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Posted: December 01, 2012

CEO of the Year 2012: Large company finalists

Lisa Ryckman

(Now in its eighth year, the ColoradoBiz CEO of the Year award seeks to recognize outstanding professional achievement and community impact while taking into account obstacles surmounted, career-long body of work or other unique elements of the CEO’s life and work. Nominations from Colorado’s business community, ColoradoBiz readers and staff are evaluated by a judging panel made up of the magazine’s editorial board and, this year, representatives from the Colorado Association of Commerce & Industry.)

Here are this year's finalists in the "Large Company" category:

Peter Beaupré,

president and COO, PCL Construction Enterprises

Peter Beaupré's dream job? Comedian.

Meanwhile, he hasn't given up his day job: president and chief operating officer of PCL Construction Enterprises’ U.S. operations, which he has grown to $2 billion, one-third of PCL's worldwide revenue.

Under Beaupre's leadership, PCL has been consistently recognized nationally as one of the nation's top contractors and one of the top six green contractors in the U.S.

Described by PCL employees as a driven businessman and caring person who wears his heart on his sleeve, Beaupre points with pride to PCL's culture of hard work and community giving.

"PCL people spend a high percentage of their time at work – it’s the nature of the construction business," he says. "Everyone here is a vital part of the team and plays a key role in serving our clients. So it’s really important that all of our people feel respected for the contribution they make. At the same time we have developed a tremendous culture of giving, all across our company."

Beaupre created PCL’s "Million Dollar Club" for Mile High United Way's Lights on After School program. He challenged employees to raise $1 million for the program over four years; they did it in three.

Dan Caruso,

CEO, Zayo Group

Dan Caruso is a man of many hats.

President and CEO of Zayo Group. chairman of Envysion. Board member of GTS Central Europe. Instructor in a course on raising venture capital and private equity at the University of Colorado Leeds School of Business. Partner with the Denver School of Science and Technology, a network of public charter schools focusing on science, technology, engineering and math.

Among others.

Caruso, who founded Zayo, has moved the Louisville-based global provider of bandwidth infrastructure services into 218 markets in seven countries and 45 states with a network that connects the largest cities in the U.S. and Europe and reaches more than 10,000 buildings.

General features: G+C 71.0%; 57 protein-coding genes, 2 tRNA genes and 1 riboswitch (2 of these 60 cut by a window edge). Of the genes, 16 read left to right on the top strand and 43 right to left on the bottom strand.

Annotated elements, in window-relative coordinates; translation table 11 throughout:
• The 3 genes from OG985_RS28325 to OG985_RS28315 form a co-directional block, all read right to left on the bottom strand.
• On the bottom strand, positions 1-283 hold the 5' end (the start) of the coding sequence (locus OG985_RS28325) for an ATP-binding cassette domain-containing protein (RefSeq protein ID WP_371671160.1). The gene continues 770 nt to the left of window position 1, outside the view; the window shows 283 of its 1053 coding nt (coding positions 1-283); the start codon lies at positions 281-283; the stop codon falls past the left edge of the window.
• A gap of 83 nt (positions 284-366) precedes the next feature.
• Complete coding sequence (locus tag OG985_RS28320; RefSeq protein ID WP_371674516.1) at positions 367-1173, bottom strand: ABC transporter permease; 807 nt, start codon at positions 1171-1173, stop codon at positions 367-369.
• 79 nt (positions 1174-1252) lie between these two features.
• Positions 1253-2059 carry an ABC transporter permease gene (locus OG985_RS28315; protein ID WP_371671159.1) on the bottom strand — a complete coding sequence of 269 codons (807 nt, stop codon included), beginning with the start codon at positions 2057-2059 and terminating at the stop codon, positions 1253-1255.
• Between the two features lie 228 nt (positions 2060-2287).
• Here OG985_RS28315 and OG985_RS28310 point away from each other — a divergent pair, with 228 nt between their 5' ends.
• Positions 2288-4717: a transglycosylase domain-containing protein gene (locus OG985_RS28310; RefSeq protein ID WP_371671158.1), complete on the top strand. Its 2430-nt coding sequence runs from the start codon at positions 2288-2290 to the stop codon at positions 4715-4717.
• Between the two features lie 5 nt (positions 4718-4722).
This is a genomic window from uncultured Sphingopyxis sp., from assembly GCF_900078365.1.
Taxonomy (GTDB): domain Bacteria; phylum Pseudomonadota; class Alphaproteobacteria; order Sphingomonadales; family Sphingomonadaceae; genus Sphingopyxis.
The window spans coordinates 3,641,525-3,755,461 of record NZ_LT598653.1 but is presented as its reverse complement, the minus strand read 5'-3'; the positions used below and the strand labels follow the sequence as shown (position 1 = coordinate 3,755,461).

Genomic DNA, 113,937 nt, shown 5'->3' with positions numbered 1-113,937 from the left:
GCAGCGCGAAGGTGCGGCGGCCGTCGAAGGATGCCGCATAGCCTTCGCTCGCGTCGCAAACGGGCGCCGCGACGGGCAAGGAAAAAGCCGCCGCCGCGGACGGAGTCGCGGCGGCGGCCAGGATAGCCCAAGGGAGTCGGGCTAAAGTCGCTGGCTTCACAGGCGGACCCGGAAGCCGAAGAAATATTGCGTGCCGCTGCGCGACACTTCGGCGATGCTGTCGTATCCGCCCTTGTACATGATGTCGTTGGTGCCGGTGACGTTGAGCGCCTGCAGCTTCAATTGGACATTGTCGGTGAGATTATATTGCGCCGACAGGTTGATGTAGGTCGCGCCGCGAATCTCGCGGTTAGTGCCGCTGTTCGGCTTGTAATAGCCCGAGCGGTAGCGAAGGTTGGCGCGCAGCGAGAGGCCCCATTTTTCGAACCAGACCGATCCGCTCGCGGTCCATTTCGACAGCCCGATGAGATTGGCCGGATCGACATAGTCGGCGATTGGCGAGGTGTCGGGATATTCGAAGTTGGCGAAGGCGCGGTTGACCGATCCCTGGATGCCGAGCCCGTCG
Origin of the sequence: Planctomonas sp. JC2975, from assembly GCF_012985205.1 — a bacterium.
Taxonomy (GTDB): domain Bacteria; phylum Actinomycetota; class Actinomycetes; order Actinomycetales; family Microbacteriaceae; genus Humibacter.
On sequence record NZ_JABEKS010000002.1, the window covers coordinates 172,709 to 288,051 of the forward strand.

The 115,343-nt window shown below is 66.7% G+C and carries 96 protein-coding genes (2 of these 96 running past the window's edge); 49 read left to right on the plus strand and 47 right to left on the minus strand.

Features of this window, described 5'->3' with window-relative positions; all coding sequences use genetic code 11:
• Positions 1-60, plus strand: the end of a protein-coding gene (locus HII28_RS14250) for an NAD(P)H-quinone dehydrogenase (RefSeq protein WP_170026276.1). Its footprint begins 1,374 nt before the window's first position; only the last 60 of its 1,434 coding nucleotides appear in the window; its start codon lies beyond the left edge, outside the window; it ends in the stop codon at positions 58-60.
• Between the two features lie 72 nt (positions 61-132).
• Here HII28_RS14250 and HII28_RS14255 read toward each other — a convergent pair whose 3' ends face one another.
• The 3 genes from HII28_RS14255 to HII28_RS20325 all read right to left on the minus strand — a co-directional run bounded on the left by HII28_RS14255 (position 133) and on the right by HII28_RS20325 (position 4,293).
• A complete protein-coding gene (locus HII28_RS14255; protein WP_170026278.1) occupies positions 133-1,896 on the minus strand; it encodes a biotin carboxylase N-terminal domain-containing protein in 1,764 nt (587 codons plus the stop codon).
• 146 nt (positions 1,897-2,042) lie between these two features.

Under his leadership, Zayo has gone from zero revenues to $1 billion and 1,100 employees since opening for business in 2007.

"Our first five years have been a wild ride," Caruso says. "We've acquired 20 companies. We've had to deal with a lot of circumstances along the way. Mostly it's been fun. Sometimes, it's been a bit trying. Overall, I think the folks at Zayo feel really good about what we're doing, where they work and how we've really done this as a team.

"We have high expectations for ourselves and what we're going to accomplish in the future."

John McCarvel,

CEO, Crocs Inc.

When Crocs stood at the edge of a corporate cliff, CEO John McCarvel pulled them back.

Under McCarvel, the company known for the ubiquitous, colorful plastic clog has evolved into a multi-dimensional footwear tour de force, with more than 300 styles – everything from flip-flops to boots – sold around the world.

"In 2008 and 2009, Crocs faced significant financial challenges, from excess inventory to a falling stock price," McCarvel says. "In two short years, the leadership team was able to turn the company around and reach the milestone of $1 billion in annual revenue at the end of 2011. I am proud to have been part of the team that helped Crocs accomplish this milestone as it entered its 10th year, particularly given our uphill battle."

McCarvel looks forward to doubling that annual revenue while strengthening the Crocs brand even more. The Niwot-based company was a ColoradoBiz Top Company winner in the Consumer Business category in 2012, and through its Crocs Cares program the company has given away more than 3 million pairs of shoes – about $20 million worth – to people in need
of footwear.

"Crocs is known around the world for the fun, comfort and innovation that make up our DNA," he says. "As we continue to grow and diversify, one of our challenges will be staying true to those important attributes."

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Lisa Ryckman is the Associate Editor/Online at ColoradoBiz. Contact her at

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